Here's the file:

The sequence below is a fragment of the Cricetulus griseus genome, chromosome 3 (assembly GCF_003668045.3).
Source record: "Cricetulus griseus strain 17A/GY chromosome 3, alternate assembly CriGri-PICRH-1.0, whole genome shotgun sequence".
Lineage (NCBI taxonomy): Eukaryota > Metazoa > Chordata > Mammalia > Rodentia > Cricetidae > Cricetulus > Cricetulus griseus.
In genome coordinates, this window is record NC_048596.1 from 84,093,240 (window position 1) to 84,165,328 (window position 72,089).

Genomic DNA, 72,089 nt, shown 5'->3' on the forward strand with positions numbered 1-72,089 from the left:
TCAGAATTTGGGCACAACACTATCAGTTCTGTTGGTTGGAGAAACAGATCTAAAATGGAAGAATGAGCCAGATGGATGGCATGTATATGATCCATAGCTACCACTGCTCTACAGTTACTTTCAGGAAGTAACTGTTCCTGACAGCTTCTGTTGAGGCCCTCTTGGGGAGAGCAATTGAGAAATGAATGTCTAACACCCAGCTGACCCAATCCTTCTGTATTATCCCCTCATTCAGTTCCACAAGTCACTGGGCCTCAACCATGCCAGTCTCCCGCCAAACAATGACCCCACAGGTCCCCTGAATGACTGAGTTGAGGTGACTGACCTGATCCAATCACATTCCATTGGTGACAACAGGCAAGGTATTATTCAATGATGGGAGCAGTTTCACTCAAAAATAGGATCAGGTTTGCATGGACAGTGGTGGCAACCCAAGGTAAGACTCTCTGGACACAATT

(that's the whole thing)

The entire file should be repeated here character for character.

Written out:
The sequence below is a fragment of the Cricetulus griseus genome, chromosome 3 (assembly GCF_003668045.3).
Source record: "Cricetulus griseus strain 17A/GY chromosome 3, alternate assembly CriGri-PICRH-1.0, whole genome shotgun sequence".
Lineage (NCBI taxonomy): Eukaryota > Metazoa > Chordata > Mammalia > Rodentia > Cricetidae > Cricetulus > Cricetulus griseus.
In genome coordinates, this window is record NC_048596.1 from 84,093,240 (window position 1) to 84,165,328 (window position 72,089).

Genomic DNA, 72,089 nt, shown 5'->3' on the forward strand with positions numbered 1-72,089 from the left:
TCAGAATTTGGGCACAACACTATCAGTTCTGTTGGTTGGAGAAACAGATCTAAAATGGAAGAATGAGCCAGATGGATGGCATGTATATGATCCATAGCTACCACTGCTCTACAGTTACTTTCAGGAAGTAACTGTTCCTGACAGCTTCTGTTGAGGCCCTCTTGGGGAGAGCAATTGAGAAATGAATGTCTAACACCCAGCTGACCCAATCCTTCTGTATTATCCCCTCATTCAGTTCCACAAGTCACTGGGCCTCAACCATGCCAGTCTCCCGCCAAACAATGACCCCACAGGTCCCCTGAATGACTGAGTTGAGGTGACTGACCTGATCCAATCACATTCCATTGGTGACAACAGGCAAGGTATTATTCAATGATGGGAGCAGTTTCACTCAAAAATAGGATCAGGTTTGCATGGACAGTGGTGGCAACCCAAGGTAAGACTCTCTGGACACAATT